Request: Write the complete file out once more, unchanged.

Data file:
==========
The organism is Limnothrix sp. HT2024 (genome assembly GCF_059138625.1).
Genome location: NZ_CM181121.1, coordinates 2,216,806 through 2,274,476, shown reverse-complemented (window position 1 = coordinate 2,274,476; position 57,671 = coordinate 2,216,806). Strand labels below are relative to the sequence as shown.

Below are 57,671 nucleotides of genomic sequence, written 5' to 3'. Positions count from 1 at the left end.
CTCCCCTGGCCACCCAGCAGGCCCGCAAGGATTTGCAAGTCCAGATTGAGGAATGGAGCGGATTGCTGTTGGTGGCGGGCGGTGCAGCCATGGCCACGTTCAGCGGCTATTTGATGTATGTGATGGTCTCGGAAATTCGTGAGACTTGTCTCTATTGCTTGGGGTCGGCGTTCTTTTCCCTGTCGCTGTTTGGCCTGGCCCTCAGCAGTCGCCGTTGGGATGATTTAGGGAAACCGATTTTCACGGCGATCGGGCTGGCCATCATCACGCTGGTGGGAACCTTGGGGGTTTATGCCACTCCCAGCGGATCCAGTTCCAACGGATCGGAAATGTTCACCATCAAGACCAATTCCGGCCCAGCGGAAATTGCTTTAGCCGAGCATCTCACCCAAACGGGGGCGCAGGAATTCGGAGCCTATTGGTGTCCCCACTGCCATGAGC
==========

The organism is Limnothrix sp. HT2024 (genome assembly GCF_059138625.1).
Genome location: NZ_CM181121.1, coordinates 2,216,806 through 2,274,476, shown reverse-complemented (window position 1 = coordinate 2,274,476; position 57,671 = coordinate 2,216,806). Strand labels below are relative to the sequence as shown.

Below are 57,671 nucleotides of genomic sequence, written 5' to 3'. Positions count from 1 at the left end.
CTCCCCTGGCCACCCAGCAGGCCCGCAAGGATTTGCAAGTCCAGATTGAGGAATGGAGCGGATTGCTGTTGGTGGCGGGCGGTGCAGCCATGGCCACGTTCAGCGGCTATTTGATGTATGTGATGGTCTCGGAAATTCGTGAGACTTGTCTCTATTGCTTGGGGTCGGCGTTCTTTTCCCTGTCGCTGTTTGGCCTGGCCCTCAGCAGTCGCCGTTGGGATGATTTAGGGAAACCGATTTTCACGGCGATCGGGCTGGCCATCATCACGCTGGTGGGAACCTTGGGGGTTTATGCCACTCCCAGCGGATCCAGTTCCAACGGATCGGAAATGTTCACCATCAAGACCAATTCCGGCCCAGCGGAAATTGCTTTAGCCGAGCATCTCACCCAAACGGGGGCGCAGGAATTCGGAGCCTATTGGTGTCCCCACTGCCATGAGC